19:35 / 19.11.2021.

Author: Katja Miličić

Božinović pushes back against Covid certificate opponents

Davor Božinović

Davor Božinović

Foto: HTV / HRT

The head of the national coronavirus task force, Interior Minister Davor Božinović, is pushing back against claims that the Covid certificate requirement is meant to force people into getting vaccinated.

Minister Božinović told a press conference on Friday that the Covid certificate requirement, which applies to all public sector employees and everyone entering a public institution, was the option chosen by the National Civil Defense Task Force, which he underscored was paying close attention to what other countries were doing to manage this latest surge in the pandemic. Austria, for example, has announced another nationwide lockdown and has plans for a vaccine mandate, a step no other European country has taken so far. If an individual does not have a certificate because they are unvaccinated and have not had Covid, they do have the option of getting tested.

"Although a large majority has accepted mandatory testing, some people still want to equate it to a vaccine mandate and it is simply incorrect. We strongly urge everyone to get vaccinated but it is not mandated."

The government is discussing potential penalties for those who refuse to get tested, Božinović said. These penalties could be written into public protection legislation.

Although vaccination is the best preventive measure, its efficacy does appear to wane after about six months, which is why the task force is recommending a third dose to boost immunity.

"We strongly urge everyone who was fully vaccinated six months ago or more to get the booster dose," Božinović said.

Public health authorities reported that another 65 people died of Covid-19 in the past 24 hours. Cases, 2,234, were lower that earlier this week because of slow testing on Thursday, a holiday. The number of patients on ventilators has climbed to 327.

Hospital administrators are increasingly worried about whether their facilities can manage more Covid patients requiring intensive care. The head of infectious diseases at Split Clinical Hospital, Dr. Ivo Ivić, says the situation is close to what it was at the peak of the third wave.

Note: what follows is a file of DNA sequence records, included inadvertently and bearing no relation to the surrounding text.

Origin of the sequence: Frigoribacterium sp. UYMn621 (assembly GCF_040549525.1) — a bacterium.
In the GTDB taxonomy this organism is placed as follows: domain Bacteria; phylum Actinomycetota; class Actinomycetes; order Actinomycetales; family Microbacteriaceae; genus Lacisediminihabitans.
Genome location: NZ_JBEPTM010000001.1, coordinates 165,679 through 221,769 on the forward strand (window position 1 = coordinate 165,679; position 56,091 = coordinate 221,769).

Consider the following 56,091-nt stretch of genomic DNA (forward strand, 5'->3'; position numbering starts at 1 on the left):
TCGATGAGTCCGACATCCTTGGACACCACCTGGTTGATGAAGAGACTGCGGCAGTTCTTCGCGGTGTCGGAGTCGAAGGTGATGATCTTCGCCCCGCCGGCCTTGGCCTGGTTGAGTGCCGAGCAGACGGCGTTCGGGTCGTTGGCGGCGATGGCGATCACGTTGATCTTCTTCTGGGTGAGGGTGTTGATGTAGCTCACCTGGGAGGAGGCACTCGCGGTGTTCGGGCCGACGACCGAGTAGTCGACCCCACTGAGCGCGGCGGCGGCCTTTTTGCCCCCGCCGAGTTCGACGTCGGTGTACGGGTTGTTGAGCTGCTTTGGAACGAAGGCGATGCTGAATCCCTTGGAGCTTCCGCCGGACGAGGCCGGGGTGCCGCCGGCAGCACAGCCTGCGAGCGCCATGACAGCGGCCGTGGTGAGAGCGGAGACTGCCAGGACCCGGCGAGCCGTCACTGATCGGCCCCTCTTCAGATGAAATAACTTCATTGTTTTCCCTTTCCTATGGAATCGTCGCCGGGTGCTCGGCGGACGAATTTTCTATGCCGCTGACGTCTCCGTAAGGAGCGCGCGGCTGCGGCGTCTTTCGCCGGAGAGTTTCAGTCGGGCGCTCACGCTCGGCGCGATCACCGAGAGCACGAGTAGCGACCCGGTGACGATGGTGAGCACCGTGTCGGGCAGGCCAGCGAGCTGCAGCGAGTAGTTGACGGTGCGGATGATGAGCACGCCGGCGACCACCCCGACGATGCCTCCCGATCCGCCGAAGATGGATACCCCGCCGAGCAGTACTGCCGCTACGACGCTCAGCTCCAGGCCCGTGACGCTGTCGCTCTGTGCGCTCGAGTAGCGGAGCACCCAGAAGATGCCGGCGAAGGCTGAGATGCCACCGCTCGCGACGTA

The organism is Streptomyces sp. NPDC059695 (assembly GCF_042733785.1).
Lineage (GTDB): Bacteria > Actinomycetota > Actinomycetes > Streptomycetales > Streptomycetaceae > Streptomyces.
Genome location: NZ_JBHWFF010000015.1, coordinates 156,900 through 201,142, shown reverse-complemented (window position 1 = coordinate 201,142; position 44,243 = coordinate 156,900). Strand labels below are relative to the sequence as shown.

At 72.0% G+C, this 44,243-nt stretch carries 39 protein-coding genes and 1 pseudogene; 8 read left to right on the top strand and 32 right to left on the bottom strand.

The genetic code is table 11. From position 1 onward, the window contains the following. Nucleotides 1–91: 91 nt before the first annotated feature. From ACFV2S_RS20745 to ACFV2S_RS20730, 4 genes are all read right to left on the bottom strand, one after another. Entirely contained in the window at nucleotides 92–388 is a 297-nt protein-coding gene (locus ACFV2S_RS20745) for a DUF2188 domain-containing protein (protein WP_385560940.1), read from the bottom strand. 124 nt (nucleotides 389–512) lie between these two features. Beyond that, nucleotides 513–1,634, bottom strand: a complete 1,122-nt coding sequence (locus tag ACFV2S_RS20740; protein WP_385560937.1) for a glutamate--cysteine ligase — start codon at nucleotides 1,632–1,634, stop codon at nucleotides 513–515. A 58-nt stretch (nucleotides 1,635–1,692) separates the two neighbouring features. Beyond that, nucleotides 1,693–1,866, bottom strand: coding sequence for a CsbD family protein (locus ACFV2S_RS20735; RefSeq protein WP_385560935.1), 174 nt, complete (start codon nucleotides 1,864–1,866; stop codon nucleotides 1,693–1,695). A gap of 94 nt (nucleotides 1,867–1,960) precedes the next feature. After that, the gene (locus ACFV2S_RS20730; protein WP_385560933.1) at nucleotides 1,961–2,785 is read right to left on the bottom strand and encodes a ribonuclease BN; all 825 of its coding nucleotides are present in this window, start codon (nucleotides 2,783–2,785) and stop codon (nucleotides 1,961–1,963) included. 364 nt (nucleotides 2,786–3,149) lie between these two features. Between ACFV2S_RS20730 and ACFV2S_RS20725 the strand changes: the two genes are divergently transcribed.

"We have too many patients. We're close to the number of patients we had last winter when there was no vaccine available, which is unbelievable. More than half the total population is unvaccinated, and even if it was, people are not following prevention guidelines!" Dr. Ivić said.

The hospital currently has more than 190 patients, of whom 44 are on ventilators.

Meanwhile, opponents of the Covid certificate requirement protested today in front of the Split-Dalmatia County Building.

"We cannot accept that this kind of serious document, which is segregationist, discriminatory, and violates human rights, is implemented without a public debate between the opposing sides,” one protester, a woman named Daniela, told reporters.

County Prefect Blaženko Boban responded by saying he believed in the efficacy of the vaccine in preventing severe disease and death.

"I am grateful for the science that was done all over the globe to make the vaccine because I believe that is the reason I am here today,” said Boban, who contracted Covid last month and suffered only mild symptoms, which he credits to having had both doses of the Astra Zeneca vaccine.

In the northern Croatian town of Varaždin, the local hospital is struggling to care for 230 Covid patients. A team of 16 nurses from all over the country is being sent there to help with a staff shortage.

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